What is to be done, if anything? The administration has so far taken a cautious and diplomatic approach, which is probably appropriate given the short time – two weeks – it has had the information and the need to consult with South Korea, China and Japan, which are more directly affected. But it faces choices that could make its policies toward various threats look contradictory.

The United States will come under increasing pressure to formally revoke a 1994 "Agreed Framework" with North Korea negotiated by the Clinton administration, under which the U.S. agreed to supply fuel oil and "peaceful" nuclear knowledge in exchange for a promise to discontinue weapons development. Given the fact that North Korean officials, who were said to be belligerent in confirming U.S. intelligence information, have already declared the agreement nullified, the point may be moot.

COMPARE AND CONTRAST

Questions arise when this relatively soft stance is compared to the hard line the administration has taken toward Iraq.

National security adviser Condoleezza Rice, while agreeing that "no one wants to see a nuclear-armed North Korea," argued on "Nightline" that diplomatic methods might suffice with North Korea, but "Saddam Hussein is in a category all by himself, as still the only leader to have actually used a weapon of mass destruction, against his neighbors." That doesn't quite resolve the matter. First, there are differences within the artificial category of "weapons of mass destruction." Nuclear weapons are much more deadly than chemical or biological weapons. And Saddam used poison gas back in the late 1980s, when he was fighting Iran and the United States tacitly backed him. He hasn't since, even in the 1991 Persian Gulf War.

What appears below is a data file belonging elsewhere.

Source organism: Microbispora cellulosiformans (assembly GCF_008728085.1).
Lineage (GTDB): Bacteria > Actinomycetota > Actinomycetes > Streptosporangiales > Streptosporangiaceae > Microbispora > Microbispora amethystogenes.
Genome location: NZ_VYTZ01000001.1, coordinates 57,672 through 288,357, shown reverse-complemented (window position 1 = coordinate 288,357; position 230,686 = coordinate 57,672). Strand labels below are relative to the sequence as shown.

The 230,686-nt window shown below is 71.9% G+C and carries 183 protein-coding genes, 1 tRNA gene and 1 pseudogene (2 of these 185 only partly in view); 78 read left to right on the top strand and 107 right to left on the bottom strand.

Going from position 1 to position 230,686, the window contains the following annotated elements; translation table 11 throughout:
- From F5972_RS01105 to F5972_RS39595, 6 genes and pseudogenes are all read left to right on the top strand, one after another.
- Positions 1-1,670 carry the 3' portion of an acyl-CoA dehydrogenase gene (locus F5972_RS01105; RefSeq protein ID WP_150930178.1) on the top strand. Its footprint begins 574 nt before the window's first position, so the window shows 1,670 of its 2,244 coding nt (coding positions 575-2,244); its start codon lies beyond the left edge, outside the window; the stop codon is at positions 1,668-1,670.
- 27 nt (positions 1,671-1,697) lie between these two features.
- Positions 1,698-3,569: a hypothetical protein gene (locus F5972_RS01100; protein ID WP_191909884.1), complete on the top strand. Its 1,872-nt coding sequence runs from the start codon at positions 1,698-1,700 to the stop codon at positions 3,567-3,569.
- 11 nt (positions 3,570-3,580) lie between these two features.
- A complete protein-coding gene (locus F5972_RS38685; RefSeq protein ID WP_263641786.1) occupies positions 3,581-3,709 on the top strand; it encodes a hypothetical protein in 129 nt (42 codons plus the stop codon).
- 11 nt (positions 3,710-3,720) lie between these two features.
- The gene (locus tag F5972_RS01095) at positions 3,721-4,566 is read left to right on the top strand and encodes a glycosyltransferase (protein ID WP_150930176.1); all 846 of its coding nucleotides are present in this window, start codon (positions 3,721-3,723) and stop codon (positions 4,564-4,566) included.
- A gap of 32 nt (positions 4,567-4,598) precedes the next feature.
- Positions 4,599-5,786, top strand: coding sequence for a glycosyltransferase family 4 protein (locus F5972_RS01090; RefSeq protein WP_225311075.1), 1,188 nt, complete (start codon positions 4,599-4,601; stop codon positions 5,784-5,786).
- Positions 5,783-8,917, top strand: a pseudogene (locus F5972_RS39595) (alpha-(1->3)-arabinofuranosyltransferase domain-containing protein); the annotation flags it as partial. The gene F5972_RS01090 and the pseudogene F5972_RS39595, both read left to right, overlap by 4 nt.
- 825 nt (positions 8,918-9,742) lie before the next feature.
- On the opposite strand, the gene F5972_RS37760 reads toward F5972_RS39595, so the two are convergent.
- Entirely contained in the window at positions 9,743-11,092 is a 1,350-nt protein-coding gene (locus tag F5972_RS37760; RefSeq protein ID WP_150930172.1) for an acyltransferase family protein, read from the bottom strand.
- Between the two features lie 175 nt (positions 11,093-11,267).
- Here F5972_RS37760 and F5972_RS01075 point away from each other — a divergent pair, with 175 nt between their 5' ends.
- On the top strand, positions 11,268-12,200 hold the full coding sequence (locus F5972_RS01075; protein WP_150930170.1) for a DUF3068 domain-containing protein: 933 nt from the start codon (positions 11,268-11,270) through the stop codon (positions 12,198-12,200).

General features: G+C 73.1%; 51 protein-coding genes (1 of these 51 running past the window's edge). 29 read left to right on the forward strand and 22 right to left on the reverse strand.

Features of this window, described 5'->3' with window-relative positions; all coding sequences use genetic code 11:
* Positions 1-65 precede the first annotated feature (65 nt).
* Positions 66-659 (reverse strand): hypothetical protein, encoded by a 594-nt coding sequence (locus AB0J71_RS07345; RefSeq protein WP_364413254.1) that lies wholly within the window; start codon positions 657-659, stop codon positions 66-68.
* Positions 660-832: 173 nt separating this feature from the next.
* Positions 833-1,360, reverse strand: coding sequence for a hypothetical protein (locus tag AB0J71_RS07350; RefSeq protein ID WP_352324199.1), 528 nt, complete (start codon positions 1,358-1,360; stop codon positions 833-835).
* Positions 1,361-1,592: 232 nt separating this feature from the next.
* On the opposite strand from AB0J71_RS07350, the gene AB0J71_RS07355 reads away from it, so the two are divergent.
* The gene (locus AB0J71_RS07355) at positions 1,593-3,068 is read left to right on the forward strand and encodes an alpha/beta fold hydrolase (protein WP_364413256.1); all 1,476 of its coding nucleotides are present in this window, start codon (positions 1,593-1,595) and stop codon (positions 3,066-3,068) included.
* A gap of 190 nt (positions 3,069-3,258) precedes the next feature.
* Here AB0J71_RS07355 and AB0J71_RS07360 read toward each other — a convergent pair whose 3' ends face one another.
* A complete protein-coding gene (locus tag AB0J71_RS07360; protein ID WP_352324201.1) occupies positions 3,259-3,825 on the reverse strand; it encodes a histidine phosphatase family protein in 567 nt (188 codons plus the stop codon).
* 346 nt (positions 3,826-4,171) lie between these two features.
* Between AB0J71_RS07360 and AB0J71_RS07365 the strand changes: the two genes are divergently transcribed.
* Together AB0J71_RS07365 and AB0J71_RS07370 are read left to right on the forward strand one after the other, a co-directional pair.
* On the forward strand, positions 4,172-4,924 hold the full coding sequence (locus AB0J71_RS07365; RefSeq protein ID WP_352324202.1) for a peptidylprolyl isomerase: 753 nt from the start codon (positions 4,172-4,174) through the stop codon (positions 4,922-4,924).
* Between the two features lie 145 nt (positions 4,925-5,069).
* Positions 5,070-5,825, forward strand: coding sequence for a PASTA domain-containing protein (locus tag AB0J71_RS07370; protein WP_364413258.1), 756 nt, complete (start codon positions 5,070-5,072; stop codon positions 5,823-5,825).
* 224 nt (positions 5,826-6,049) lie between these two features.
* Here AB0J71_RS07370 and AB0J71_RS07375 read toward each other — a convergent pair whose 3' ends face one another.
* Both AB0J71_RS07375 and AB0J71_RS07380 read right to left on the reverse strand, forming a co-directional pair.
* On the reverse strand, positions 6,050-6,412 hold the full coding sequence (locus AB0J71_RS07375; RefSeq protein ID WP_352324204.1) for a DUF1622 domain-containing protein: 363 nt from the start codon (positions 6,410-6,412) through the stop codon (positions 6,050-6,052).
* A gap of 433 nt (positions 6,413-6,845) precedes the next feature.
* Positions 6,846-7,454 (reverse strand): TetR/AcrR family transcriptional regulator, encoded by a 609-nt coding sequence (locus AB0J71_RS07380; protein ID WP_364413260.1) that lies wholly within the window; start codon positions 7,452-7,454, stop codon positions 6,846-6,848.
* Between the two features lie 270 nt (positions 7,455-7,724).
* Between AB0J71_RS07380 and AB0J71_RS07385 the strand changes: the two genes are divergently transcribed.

An argument could be made, then, that a nuclear-armed North Korea is actually more of a threat than Iraq, and if diplomatic methods are appropriate for North Korea, perhaps they would be for Iraq. Others argue that confirmation of nukes in North Korea makes it all the more important to take out Saddam before he gets nukes.

Just to complicate matters, Joel Witt, a former State Dept. analyst, told the Toronto Globe and Mail that Pyongyang's nuclear bluster may be "an attention-getting gesture," designed more to bring on food aid in a country failing economically than to signal an imminent use of force. For starters, it's worthwhile to remind North Korea that one of the reasons it is an economic basket-case is that it is a centrally planned dictatorship that systematically diverts resources from civilian needs to military programs. Beyond that, it is probably prudent to wait until more is known before rushing to a policy – Iraq-style or otherwise.